All That you Wanted to Know About Lymph Cancer in Dogs

By Tess Thompson

Lymphoma, one of the four major types of cancer, is a neoplasm (an abnormal growth that serves no purpose) of the lymph tissue. It is commonly known as lymph cancer and is almost always malignant. Lymph cancer usually occurs in middle aged dogs, and one of the major indications is the prevalence of one or more lumps just under the skin. Physical examination would normally reveal that the peripheral lymph nodes are enlarged and firm.

While there is no evidence of a link between the leukemia virus and canine lymphoma, feline cancer of the lymphatic system is normally associated with the leukemia virus. The fact that lymphoma is more prevalent in certain breeds is indicative of a genetic predisposition for this type of cancer. Besides this, like all other types of cancers, there is no known cause for lymph cancer in dogs.

The most common form of lymphoma is multi-centric; therefore it appears at several sites at the same time. In normal conditions, lymph nodes are difficult to feel under the skin. The indication of lymph cancer comes in the shape of enlarged lumps that can be felt easily under the skin. In some cases the symptoms of lethargy, loss of appetite, increased thirst and urination and loss of energy appear before the lumps can be felt. Multi-centric lymphoma can potentially spread to the liver and demonstrate the symptoms of liver cancer in dogs.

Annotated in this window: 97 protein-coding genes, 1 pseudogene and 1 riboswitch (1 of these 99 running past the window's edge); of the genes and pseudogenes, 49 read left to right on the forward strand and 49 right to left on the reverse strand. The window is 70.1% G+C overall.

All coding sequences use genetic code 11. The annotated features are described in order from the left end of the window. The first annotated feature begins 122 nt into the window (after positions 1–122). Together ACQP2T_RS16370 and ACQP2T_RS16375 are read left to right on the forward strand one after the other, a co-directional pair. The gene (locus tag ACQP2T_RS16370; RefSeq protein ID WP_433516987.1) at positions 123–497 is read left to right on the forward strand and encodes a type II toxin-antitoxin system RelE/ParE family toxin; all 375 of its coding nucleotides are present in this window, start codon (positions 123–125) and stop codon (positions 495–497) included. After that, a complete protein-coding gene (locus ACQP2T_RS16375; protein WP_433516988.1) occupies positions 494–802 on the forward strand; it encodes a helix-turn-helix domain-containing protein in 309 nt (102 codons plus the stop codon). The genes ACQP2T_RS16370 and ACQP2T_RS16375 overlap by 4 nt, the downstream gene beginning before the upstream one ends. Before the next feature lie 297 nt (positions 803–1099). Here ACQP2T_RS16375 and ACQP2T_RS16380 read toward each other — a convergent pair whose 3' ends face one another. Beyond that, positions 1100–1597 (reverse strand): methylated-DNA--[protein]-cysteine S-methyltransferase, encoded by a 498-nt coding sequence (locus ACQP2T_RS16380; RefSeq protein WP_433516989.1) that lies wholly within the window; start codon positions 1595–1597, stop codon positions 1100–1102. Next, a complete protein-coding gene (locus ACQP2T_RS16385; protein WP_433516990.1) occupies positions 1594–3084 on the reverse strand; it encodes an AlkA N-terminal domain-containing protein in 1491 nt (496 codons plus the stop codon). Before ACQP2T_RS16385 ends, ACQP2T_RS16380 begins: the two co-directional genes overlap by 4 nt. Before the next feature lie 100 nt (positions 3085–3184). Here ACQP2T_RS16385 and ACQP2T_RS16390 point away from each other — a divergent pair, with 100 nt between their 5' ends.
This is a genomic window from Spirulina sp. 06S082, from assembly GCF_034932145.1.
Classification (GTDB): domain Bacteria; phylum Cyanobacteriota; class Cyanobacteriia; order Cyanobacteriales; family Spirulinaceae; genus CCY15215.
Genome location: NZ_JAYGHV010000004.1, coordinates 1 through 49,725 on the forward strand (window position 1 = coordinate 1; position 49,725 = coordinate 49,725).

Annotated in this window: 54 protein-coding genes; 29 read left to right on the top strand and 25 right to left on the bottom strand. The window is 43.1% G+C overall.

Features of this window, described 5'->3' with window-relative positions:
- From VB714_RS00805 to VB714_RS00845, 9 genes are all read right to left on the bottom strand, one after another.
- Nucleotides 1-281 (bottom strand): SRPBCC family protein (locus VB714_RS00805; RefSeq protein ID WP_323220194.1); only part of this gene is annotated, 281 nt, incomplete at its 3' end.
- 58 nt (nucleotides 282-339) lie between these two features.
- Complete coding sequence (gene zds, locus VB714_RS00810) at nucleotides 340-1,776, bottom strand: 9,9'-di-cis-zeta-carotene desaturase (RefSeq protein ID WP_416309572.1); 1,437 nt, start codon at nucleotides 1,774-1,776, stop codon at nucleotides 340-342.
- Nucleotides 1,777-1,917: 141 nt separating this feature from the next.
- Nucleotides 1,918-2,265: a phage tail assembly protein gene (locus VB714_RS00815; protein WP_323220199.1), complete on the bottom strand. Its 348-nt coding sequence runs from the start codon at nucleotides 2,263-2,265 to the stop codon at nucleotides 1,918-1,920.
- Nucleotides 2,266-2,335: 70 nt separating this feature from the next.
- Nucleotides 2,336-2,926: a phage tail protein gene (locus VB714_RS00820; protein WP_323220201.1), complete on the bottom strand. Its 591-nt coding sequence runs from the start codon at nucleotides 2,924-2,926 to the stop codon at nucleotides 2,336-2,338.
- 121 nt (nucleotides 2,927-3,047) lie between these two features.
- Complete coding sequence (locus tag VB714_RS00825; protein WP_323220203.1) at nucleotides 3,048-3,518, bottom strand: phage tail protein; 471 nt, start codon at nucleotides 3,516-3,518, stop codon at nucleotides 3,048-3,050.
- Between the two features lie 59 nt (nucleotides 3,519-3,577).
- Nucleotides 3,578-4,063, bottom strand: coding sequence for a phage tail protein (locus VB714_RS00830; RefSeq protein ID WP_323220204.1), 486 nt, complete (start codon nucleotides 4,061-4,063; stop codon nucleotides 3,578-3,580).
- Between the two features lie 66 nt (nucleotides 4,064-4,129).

Other types of lymphomas present different symptoms:

  1. Lymphoma in the alimentary canal is associated with diarrhea, vomiting, weight loss and lethargy. Cutaneous lymphoma is rare and affects the skin.
  2. Lymph cancer in the mediastina, the part of the thoracic cavity between the lungs that contains the heart, aorta, esophagus, trachea and thymus, shows as a tumor in the front part of the chest leading to fluid retention and a difficulty in breathing.
  3. Extra-nodal lymphoma pertains to other parts of the body including eyes, the central nervous system, bones, heart, kidneys, bladder and the nasal cavity where the lymphatic system can be potentially affected by cancer cells.

Aspirates from the lymph nodes are sent to the pathological lab to establish the malignancy of the lumps. Blood tests, X-rays and a biopsy of the lymph tissues are some of the other tests that may be performed for an effective diagnosis.

Without treatment, lymph cancer results in the death of the dog within four to six weeks. Chemotherapy protocols are well defined for treating lymphomas as they are the most commonly treated cancer in dogs. Most dogs respond favorably to anti-cancer drugs, and there is an approximately 84% chances of remission and an increase in the survival time.

Although the overall prognosis of lymphoma is poor, drugs can induce remission. If money is not a consideration, another round of drugs can be administered for a second remission. Even a one year increase in the life of the dog is worth the expense especially if you keep in mind that that one year is equivalent to six to seven years in a dog’s life.


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